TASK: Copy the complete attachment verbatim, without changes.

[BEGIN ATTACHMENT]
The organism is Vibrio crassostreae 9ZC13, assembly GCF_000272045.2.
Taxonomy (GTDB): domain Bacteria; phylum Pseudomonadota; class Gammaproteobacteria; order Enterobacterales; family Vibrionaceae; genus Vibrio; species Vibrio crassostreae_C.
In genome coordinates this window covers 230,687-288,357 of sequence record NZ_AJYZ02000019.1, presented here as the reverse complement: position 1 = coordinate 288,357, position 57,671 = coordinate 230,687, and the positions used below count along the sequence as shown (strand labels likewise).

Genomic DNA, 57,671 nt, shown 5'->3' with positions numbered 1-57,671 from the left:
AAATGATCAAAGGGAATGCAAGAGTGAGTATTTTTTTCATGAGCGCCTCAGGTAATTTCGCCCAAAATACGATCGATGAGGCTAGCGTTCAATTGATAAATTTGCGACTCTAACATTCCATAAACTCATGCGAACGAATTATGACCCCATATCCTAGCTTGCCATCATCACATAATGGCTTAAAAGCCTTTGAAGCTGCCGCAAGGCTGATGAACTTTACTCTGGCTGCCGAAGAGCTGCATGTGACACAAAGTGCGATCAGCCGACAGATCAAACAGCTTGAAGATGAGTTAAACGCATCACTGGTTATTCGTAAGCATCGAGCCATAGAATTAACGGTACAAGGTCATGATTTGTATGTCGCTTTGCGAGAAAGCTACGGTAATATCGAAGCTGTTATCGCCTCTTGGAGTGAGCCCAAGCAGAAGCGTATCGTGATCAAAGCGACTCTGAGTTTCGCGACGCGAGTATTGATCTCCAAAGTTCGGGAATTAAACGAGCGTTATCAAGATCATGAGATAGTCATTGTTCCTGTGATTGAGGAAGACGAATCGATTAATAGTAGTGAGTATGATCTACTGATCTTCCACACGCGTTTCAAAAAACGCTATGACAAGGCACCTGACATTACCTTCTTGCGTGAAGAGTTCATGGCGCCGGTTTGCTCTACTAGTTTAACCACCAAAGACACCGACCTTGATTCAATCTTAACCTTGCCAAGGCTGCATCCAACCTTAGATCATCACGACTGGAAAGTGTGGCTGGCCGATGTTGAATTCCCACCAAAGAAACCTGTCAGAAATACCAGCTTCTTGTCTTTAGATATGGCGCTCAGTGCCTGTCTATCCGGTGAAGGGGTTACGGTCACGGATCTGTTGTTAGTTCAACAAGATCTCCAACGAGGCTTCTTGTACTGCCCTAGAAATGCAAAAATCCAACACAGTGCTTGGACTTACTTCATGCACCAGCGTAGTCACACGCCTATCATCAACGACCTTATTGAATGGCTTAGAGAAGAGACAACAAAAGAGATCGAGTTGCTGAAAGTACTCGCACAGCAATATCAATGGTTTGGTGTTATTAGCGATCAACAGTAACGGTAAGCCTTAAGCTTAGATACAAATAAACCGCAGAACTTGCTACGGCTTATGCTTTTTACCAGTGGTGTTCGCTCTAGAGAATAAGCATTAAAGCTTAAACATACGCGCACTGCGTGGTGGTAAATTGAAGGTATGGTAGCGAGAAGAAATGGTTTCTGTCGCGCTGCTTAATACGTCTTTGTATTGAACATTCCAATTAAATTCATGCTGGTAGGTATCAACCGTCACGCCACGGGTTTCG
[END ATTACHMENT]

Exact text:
The organism is Vibrio crassostreae 9ZC13, assembly GCF_000272045.2.
Taxonomy (GTDB): domain Bacteria; phylum Pseudomonadota; class Gammaproteobacteria; order Enterobacterales; family Vibrionaceae; genus Vibrio; species Vibrio crassostreae_C.
In genome coordinates this window covers 230,687-288,357 of sequence record NZ_AJYZ02000019.1, presented here as the reverse complement: position 1 = coordinate 288,357, position 57,671 = coordinate 230,687, and the positions used below count along the sequence as shown (strand labels likewise).

Genomic DNA, 57,671 nt, shown 5'->3' with positions numbered 1-57,671 from the left:
AAATGATCAAAGGGAATGCAAGAGTGAGTATTTTTTTCATGAGCGCCTCAGGTAATTTCGCCCAAAATACGATCGATGAGGCTAGCGTTCAATTGATAAATTTGCGACTCTAACATTCCATAAACTCATGCGAACGAATTATGACCCCATATCCTAGCTTGCCATCATCACATAATGGCTTAAAAGCCTTTGAAGCTGCCGCAAGGCTGATGAACTTTACTCTGGCTGCCGAAGAGCTGCATGTGACACAAAGTGCGATCAGCCGACAGATCAAACAGCTTGAAGATGAGTTAAACGCATCACTGGTTATTCGTAAGCATCGAGCCATAGAATTAACGGTACAAGGTCATGATTTGTATGTCGCTTTGCGAGAAAGCTACGGTAATATCGAAGCTGTTATCGCCTCTTGGAGTGAGCCCAAGCAGAAGCGTATCGTGATCAAAGCGACTCTGAGTTTCGCGACGCGAGTATTGATCTCCAAAGTTCGGGAATTAAACGAGCGTTATCAAGATCATGAGATAGTCATTGTTCCTGTGATTGAGGAAGACGAATCGATTAATAGTAGTGAGTATGATCTACTGATCTTCCACACGCGTTTCAAAAAACGCTATGACAAGGCACCTGACATTACCTTCTTGCGTGAAGAGTTCATGGCGCCGGTTTGCTCTACTAGTTTAACCACCAAAGACACCGACCTTGATTCAATCTTAACCTTGCCAAGGCTGCATCCAACCTTAGATCATCACGACTGGAAAGTGTGGCTGGCCGATGTTGAATTCCCACCAAAGAAACCTGTCAGAAATACCAGCTTCTTGTCTTTAGATATGGCGCTCAGTGCCTGTCTATCCGGTGAAGGGGTTACGGTCACGGATCTGTTGTTAGTTCAACAAGATCTCCAACGAGGCTTCTTGTACTGCCCTAGAAATGCAAAAATCCAACACAGTGCTTGGACTTACTTCATGCACCAGCGTAGTCACACGCCTATCATCAACGACCTTATTGAATGGCTTAGAGAAGAGACAACAAAAGAGATCGAGTTGCTGAAAGTACTCGCACAGCAATATCAATGGTTTGGTGTTATTAGCGATCAACAGTAACGGTAAGCCTTAAGCTTAGATACAAATAAACCGCAGAACTTGCTACGGCTTATGCTTTTTACCAGTGGTGTTCGCTCTAGAGAATAAGCATTAAAGCTTAAACATACGCGCACTGCGTGGTGGTAAATTGAAGGTATGGTAGCGAGAAGAAATGGTTTCTGTCGCGCTGCTTAATACGTCTTTGTATTGAACATTCCAATTAAATTCATGCTGGTAGGTATCAACCGTCACGCCACGGGTTTCG